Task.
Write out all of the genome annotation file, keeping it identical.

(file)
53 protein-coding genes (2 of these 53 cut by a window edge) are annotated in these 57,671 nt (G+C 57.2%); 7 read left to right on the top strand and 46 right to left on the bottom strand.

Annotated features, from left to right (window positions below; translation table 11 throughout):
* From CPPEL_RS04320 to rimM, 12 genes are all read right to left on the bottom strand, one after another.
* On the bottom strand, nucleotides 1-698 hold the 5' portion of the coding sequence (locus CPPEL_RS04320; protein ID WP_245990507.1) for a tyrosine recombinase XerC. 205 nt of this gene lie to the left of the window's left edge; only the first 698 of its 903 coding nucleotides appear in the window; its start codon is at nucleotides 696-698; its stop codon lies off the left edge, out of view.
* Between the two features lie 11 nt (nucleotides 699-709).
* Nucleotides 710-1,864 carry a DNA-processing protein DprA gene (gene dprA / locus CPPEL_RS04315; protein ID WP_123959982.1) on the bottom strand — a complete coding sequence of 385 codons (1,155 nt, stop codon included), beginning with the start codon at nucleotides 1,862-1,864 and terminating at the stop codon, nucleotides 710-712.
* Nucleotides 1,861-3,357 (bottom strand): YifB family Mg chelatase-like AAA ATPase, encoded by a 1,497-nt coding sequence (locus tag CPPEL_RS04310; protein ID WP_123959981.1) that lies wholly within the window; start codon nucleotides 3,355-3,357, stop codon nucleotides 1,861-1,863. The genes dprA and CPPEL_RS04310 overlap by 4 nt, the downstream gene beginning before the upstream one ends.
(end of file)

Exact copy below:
53 protein-coding genes (2 of these 53 cut by a window edge) are annotated in these 57,671 nt (G+C 57.2%); 7 read left to right on the top strand and 46 right to left on the bottom strand.

Annotated features, from left to right (window positions below; translation table 11 throughout):
* From CPPEL_RS04320 to rimM, 12 genes are all read right to left on the bottom strand, one after another.
* On the bottom strand, nucleotides 1-698 hold the 5' portion of the coding sequence (locus CPPEL_RS04320; protein ID WP_245990507.1) for a tyrosine recombinase XerC. 205 nt of this gene lie to the left of the window's left edge; only the first 698 of its 903 coding nucleotides appear in the window; its start codon is at nucleotides 696-698; its stop codon lies off the left edge, out of view.
* Between the two features lie 11 nt (nucleotides 699-709).
* Nucleotides 710-1,864 carry a DNA-processing protein DprA gene (gene dprA / locus CPPEL_RS04315; protein ID WP_123959982.1) on the bottom strand — a complete coding sequence of 385 codons (1,155 nt, stop codon included), beginning with the start codon at nucleotides 1,862-1,864 and terminating at the stop codon, nucleotides 710-712.
* Nucleotides 1,861-3,357 (bottom strand): YifB family Mg chelatase-like AAA ATPase, encoded by a 1,497-nt coding sequence (locus tag CPPEL_RS04310; protein ID WP_123959981.1) that lies wholly within the window; start codon nucleotides 3,355-3,357, stop codon nucleotides 1,861-1,863. The genes dprA and CPPEL_RS04310 overlap by 4 nt, the downstream gene beginning before the upstream one ends.